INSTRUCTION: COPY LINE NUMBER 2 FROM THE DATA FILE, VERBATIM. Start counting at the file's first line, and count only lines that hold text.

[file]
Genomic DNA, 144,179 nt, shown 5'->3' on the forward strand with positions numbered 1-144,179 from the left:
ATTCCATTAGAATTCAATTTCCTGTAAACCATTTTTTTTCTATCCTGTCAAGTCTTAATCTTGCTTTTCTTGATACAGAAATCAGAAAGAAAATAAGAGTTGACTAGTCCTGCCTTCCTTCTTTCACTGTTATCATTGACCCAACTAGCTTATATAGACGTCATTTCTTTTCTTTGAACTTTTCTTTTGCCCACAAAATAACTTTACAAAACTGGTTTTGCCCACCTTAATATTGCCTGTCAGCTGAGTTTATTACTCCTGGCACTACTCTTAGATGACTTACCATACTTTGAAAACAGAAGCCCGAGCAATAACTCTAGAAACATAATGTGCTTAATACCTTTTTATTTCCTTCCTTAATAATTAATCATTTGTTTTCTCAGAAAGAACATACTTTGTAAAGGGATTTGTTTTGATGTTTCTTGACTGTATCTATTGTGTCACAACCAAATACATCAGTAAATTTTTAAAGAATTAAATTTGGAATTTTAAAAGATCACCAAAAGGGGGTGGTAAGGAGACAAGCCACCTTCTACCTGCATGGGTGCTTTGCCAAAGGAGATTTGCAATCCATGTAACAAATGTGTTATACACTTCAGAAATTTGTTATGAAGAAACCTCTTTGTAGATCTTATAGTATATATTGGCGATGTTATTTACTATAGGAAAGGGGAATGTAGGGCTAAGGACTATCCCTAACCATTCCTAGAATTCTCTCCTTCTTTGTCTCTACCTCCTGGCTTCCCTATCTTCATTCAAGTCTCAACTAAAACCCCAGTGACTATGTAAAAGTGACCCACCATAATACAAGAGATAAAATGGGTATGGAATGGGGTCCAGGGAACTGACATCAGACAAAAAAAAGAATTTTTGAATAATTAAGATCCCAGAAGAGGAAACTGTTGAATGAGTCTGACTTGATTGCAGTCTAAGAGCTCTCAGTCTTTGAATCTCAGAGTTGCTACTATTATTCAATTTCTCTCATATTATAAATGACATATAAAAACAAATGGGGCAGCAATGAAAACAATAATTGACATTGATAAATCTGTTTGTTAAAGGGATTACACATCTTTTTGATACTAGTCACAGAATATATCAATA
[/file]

ATTCCATTAGAATTCAATTTCCTGTAAACCATTTTTTTTCTATCCTGTCAAGTCTTAATCTTGCTTTTCTTGATACAGAAATCAGAAAGAAAATAAGAGTTGACTAGTCCTGCCTTCCTTCTTTCACTGTTATCATTGACCCAACTAGCTTATATAGACGTCATTTCTTTTCTTTGAACTTTTCTTTTGCCCACAAAATAACTTTACAAAACTGGTTTTGCCCACCTTAATATTGCCTGTCAGCTGAGTTTATTACTCCTGGCACTACTCTTAGATGACTTACCATACTTTGAAAACAGAAGCCCGAGCAATAACTCTAGAAACATAATGTGCTTAATACCTTTTTATTTCCTTCCTTAATAATTAATCATTTGTTTTCTCAGAAAGAACATACTTTGTAAAGGGATTTGTTTTGATGTTTCTTGACTGTATCTATTGTGTCACAACCAAATACATCAGTAAATTTTTAAAGAATTAAATTTGGAATTTTAAAAGATCACCAAAAGGGGGTGGTAAGGAGACAAGCCACCTTCTACCTGCATGGGTGCTTTGCCAAAGGAGATTTGCAATCCATGTAACAAATGTGTTATACACTTCAGAAATTTGTTATGAAGAAACCTCTTTGTAGATCTTATAGTATATATTGGCGATGTTATTTACTATAGGAAAGGGGAATGTAGGGCTAAGGACTATCCCTAACCATTCCTAGAATTCTCTCCTTCTTTGTCTCTACCTCCTGGCTTCCCTATCTTCATTCAAGTCTCAACTAAAACCCCAGTGACTATGTAAAAGTGACCCACCATAATACAAGAGATAAAATGGGTATGGAATGGGGTCCAGGGAACTGACATCAGACAAAAAAAAGAATTTTTGAATAATTAAGATCCCAGAAGAGGAAACTGTTGAATGAGTCTGACTTGATTGCAGTCTAAGAGCTCTCAGTCTTTGAATCTCAGAGTTGCTACTATTATTCAATTTCTCTCATATTATAAATGACATATAAAAACAAATGGGGCAGCAATGAAAACAATAATTGACATTGATAAATCTGTTTGTTAAAGGGATTACACATCTTTTTGATACTAGTCACAGAATATATCAATA